Aim To evaluate whether conservative approach to management of asymptomatic neonates with antenatal diagnosis of congenital cystic adenomatoid malformation of the lungs (CCAM) is safe and appropriate.
Method We undertook a retrospective review of all cases with antenatal diagnosis of CCAM from 2004–2010 in a lead perinatal centre. Pertinent data was extracted and the outcome and management of all affected infants were reviewed up to 1year of age.
Results Twenty-six pregnancies were complicated with CCAM. Three pregnancies were excluded: two terminated and one fetus had bronchogenic cyst. Twenty-three singleton pregnancies were included in the study. There was a threefold increase in CCAM in the last two years of the study as compared to the first two years. CCAM lesions underwent complete resolution in four (17%) fetuses, partial resolution in 12 (52%), remained static in four (17 %) and increased in one (4%) fetus. Eleven (48%) fetuses did not have any associated complications. 15 (65%) infants were asymptomatic at birth and eight (35%) were symptomatic. In two symptomatic infants respiratory distress resolved spontaneously. Three symptomatic infants had surgery and one died. A further three symptomatic preterm infants died due to extreme prematurity. All the surviving, non-operated infants: 17 (74%) were followed up and none required hospitalization or surgical interventions in infancy.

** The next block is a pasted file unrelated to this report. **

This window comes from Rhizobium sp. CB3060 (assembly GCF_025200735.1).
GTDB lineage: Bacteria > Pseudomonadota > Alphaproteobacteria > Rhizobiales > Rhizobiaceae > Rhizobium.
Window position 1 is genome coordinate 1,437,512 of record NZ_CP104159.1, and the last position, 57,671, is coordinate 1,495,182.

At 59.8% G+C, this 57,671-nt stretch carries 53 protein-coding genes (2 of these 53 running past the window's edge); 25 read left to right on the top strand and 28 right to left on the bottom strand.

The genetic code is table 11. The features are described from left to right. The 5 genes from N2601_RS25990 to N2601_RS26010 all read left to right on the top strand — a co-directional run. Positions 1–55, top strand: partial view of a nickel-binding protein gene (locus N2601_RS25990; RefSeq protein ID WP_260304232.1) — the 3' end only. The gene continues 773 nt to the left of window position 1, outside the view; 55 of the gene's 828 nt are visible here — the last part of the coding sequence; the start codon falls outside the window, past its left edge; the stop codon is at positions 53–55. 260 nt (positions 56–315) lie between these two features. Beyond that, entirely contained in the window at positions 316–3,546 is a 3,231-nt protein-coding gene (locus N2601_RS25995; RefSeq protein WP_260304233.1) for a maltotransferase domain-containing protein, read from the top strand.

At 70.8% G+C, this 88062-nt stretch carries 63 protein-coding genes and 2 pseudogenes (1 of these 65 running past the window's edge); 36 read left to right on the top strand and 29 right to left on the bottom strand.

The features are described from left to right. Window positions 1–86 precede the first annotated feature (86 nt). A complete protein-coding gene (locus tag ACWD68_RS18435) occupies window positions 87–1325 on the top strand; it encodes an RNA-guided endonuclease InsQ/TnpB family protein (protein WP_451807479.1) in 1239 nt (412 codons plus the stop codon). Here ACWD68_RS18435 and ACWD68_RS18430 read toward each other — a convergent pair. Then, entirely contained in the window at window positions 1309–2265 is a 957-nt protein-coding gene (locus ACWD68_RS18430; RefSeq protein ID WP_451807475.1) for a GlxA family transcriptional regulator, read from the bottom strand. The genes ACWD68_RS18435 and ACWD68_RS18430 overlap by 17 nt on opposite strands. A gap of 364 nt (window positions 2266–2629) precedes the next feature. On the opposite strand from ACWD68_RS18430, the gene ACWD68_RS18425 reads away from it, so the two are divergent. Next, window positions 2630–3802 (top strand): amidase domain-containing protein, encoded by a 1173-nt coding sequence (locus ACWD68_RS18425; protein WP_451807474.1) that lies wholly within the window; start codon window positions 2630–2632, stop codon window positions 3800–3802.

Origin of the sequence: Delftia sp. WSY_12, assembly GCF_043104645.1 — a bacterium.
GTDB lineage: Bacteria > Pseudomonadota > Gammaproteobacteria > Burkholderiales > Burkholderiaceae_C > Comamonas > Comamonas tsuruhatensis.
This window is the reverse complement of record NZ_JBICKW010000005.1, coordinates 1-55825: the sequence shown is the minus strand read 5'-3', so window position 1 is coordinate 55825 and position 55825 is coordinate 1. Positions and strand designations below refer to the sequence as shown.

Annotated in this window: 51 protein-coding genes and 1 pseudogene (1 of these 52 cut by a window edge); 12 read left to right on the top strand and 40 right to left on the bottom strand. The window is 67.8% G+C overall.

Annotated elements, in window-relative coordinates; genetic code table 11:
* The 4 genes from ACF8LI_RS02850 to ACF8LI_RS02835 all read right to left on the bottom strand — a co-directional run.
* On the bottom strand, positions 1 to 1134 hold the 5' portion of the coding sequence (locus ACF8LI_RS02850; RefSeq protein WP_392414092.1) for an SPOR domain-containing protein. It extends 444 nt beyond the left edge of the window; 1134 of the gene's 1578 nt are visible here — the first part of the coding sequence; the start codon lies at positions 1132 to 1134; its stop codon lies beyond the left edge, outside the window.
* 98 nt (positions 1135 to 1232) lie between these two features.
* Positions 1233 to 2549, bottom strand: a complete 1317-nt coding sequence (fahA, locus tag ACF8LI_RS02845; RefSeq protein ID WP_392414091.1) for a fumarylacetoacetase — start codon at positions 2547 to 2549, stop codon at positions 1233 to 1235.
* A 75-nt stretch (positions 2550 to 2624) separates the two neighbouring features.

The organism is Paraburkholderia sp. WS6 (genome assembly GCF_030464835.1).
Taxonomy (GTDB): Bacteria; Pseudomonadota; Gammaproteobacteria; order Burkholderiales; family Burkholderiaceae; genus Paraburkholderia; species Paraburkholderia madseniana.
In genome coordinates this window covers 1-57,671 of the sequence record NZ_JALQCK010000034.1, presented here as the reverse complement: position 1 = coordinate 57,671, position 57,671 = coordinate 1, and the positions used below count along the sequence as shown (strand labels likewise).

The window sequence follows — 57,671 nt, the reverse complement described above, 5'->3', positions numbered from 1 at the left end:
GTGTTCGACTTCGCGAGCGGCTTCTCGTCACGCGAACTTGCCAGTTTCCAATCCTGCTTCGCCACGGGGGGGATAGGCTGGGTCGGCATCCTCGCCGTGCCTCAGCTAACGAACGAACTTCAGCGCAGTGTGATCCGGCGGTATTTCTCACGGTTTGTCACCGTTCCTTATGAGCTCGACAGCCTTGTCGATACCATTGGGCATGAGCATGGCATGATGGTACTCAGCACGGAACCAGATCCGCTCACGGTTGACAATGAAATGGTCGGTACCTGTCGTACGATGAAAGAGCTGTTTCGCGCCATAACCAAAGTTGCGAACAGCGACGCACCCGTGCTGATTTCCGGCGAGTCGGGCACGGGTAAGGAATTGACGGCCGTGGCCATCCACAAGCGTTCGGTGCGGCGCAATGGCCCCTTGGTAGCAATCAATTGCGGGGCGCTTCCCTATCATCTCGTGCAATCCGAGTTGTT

Conclusions Our study shows that conservative management of asymptomatic infants with CCAM; consisting of symptoms surveillance, radiological investigations and consideration for surgery if symptoms arise and persist is safe and may be more appropriate to elective surgery in infancy.